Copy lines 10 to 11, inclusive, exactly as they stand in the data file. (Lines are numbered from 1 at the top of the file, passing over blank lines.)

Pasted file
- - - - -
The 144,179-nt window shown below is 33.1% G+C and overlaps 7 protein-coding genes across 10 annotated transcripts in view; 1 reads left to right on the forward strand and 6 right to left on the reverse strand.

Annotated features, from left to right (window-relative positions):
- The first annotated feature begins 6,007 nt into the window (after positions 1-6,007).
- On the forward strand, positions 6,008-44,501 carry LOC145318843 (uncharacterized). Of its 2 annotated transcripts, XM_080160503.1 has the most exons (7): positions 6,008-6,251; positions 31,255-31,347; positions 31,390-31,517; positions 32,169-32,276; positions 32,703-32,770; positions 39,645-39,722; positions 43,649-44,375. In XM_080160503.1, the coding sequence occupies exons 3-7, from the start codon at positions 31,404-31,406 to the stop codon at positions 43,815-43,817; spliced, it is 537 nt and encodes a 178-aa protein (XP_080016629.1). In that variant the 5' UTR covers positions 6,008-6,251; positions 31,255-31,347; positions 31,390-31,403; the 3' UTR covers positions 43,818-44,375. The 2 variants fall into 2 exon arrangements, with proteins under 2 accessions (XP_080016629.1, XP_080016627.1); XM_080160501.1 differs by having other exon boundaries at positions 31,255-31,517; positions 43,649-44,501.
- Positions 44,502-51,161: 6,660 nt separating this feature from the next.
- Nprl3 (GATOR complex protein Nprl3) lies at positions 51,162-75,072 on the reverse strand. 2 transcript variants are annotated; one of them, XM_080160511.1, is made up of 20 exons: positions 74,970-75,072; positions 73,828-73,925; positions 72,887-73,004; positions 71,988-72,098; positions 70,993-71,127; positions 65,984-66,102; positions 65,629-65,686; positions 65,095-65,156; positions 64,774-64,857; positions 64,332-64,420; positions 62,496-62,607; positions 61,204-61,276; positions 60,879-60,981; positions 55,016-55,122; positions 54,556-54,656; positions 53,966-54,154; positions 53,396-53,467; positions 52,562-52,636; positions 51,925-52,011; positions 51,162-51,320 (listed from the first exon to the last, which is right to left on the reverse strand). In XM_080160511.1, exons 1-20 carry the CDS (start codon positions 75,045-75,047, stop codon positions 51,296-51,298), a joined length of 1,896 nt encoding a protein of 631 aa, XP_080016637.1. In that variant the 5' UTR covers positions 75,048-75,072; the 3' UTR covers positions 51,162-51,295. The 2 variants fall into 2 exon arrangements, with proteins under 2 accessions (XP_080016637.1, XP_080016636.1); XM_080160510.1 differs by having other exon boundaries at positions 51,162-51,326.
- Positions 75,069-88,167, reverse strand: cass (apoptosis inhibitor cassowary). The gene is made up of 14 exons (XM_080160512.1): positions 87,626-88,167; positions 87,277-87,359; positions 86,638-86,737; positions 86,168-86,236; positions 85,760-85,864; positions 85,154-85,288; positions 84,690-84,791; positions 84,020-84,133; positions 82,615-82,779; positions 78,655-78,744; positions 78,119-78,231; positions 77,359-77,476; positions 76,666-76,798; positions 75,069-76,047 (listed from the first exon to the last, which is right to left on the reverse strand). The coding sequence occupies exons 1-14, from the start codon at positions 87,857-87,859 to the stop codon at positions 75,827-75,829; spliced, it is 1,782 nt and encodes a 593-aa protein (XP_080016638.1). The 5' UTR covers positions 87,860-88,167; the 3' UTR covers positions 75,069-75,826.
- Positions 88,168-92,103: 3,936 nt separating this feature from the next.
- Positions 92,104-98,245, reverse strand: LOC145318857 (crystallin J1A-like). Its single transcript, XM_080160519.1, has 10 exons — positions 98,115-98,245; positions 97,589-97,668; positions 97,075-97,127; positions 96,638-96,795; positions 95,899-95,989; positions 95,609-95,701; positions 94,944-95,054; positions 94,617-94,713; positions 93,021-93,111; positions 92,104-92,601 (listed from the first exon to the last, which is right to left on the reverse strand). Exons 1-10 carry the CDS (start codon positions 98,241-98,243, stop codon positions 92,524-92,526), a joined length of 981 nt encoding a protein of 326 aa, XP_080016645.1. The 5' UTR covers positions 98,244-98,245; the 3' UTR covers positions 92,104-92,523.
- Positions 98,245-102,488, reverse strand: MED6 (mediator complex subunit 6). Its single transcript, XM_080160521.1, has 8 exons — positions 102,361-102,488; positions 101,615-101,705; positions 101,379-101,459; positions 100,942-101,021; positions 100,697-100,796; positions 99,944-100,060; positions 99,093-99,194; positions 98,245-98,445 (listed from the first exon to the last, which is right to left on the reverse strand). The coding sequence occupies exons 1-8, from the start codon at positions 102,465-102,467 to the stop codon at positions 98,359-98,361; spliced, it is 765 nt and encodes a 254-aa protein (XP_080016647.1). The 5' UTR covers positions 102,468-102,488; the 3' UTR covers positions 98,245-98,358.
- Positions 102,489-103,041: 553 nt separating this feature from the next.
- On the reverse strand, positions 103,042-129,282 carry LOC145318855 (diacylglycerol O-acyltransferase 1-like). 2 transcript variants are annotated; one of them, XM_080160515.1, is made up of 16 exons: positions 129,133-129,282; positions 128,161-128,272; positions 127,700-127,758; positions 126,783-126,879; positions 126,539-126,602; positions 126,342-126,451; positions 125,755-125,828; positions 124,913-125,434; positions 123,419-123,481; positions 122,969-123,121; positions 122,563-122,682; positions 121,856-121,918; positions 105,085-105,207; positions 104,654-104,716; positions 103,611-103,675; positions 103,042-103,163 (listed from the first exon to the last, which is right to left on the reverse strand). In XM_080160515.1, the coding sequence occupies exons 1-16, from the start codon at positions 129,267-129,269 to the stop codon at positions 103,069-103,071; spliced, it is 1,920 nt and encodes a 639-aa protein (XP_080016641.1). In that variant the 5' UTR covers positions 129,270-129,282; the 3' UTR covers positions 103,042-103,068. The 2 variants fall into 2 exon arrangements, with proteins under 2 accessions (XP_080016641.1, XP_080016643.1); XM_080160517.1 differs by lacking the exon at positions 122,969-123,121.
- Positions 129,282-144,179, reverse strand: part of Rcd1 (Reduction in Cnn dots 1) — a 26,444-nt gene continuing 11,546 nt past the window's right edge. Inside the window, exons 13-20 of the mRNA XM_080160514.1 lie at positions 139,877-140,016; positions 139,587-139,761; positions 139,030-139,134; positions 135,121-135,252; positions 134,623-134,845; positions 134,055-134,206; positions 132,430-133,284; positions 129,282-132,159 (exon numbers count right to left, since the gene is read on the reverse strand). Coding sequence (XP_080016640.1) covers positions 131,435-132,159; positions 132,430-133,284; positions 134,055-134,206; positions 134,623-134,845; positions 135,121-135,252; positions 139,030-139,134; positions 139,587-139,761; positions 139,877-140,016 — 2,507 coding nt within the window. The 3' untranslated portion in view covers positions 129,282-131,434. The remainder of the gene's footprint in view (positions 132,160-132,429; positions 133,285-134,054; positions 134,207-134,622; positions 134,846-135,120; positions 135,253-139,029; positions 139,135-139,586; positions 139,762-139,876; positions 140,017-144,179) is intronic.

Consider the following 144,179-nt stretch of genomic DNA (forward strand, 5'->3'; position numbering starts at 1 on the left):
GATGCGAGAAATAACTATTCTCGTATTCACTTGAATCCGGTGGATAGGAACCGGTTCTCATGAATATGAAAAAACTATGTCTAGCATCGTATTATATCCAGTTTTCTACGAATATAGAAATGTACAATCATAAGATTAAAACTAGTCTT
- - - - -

- Positions 98,245-102,488, reverse strand: MED6 (mediator complex subunit 6). Its single transcript, XM_080160521.1, has 8 exons — positions 102,361-102,488; positions 101,615-101,705; positions 101,379-101,459; positions 100,942-101,021; positions 100,697-100,796; positions 99,944-100,060; positions 99,093-99,194; positions 98,245-98,445 (listed from the first exon to the last, which is right to left on the reverse strand). The coding sequence occupies exons 1-8, from the start codon at positions 102,465-102,467 to the stop codon at positions 98,359-98,361; spliced, it is 765 nt and encodes a 254-aa protein (XP_080016647.1). The 5' UTR covers positions 102,468-102,488; the 3' UTR covers positions 98,245-98,358.
- Positions 102,489-103,041: 553 nt separating this feature from the next.